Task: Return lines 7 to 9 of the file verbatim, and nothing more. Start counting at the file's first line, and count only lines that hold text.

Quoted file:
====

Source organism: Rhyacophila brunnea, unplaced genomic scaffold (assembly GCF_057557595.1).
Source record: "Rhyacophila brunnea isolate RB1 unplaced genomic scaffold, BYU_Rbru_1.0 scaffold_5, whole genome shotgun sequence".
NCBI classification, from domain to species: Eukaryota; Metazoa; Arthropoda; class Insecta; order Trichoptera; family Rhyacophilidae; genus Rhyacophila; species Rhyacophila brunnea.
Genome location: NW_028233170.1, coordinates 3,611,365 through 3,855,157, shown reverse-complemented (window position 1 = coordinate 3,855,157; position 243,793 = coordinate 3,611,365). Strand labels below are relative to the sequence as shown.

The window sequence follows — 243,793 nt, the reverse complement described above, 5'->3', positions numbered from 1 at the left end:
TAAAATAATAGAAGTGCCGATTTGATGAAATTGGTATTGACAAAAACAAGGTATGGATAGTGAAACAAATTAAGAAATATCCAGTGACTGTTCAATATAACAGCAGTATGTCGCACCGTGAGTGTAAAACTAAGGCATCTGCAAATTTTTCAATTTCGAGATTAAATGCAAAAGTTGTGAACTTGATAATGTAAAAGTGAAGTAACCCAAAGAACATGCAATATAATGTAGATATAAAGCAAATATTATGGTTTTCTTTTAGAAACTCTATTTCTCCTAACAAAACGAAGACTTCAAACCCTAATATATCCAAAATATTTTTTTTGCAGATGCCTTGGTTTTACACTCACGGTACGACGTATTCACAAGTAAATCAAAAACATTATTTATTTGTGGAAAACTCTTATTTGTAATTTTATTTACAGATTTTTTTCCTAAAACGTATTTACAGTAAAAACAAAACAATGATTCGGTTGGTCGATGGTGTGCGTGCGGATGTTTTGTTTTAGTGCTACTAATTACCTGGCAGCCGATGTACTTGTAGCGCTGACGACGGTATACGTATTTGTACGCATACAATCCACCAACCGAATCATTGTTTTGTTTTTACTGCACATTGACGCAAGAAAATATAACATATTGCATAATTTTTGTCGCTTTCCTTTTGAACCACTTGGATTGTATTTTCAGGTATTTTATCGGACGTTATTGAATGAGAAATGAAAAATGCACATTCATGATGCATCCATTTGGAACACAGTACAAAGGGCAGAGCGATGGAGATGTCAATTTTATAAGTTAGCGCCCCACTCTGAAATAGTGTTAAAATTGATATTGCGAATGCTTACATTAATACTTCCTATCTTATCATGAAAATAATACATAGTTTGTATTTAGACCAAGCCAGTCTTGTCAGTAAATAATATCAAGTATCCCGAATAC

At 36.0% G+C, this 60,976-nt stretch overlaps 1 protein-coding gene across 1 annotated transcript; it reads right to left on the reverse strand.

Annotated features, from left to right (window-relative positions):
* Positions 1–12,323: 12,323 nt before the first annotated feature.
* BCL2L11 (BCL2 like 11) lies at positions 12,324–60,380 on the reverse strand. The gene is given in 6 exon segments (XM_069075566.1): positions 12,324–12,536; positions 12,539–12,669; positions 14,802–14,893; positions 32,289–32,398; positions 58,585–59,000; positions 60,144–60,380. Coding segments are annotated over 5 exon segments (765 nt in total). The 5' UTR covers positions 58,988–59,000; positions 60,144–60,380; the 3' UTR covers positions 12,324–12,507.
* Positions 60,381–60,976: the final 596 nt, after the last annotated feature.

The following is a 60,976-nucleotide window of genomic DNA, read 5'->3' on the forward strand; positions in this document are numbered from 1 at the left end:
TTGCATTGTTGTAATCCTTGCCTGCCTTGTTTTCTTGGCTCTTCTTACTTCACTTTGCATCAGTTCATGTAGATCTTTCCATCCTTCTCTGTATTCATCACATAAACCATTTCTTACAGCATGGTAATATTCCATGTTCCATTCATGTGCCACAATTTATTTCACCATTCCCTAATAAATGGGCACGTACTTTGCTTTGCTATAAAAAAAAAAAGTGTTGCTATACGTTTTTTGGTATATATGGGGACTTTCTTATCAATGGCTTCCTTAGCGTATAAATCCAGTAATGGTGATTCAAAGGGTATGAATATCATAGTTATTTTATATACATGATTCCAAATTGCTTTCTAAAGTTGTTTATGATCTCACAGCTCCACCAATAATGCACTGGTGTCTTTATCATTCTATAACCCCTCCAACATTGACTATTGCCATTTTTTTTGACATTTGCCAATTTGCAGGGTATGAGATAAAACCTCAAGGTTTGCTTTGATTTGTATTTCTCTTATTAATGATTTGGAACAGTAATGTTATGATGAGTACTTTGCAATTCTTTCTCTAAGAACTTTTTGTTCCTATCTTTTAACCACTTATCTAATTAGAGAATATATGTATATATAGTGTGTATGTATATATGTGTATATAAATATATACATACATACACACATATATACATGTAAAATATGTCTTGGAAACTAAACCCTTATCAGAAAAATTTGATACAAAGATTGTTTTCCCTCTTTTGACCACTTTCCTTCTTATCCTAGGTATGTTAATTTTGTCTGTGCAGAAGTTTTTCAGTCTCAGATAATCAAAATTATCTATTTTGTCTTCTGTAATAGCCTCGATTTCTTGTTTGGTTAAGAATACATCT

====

At 36.0% G+C, this 60,976-nt stretch overlaps 1 protein-coding gene across 1 annotated transcript; it reads right to left on the reverse strand.

Annotated features, from left to right (window-relative positions):
* Positions 1–12,323: 12,323 nt before the first annotated feature.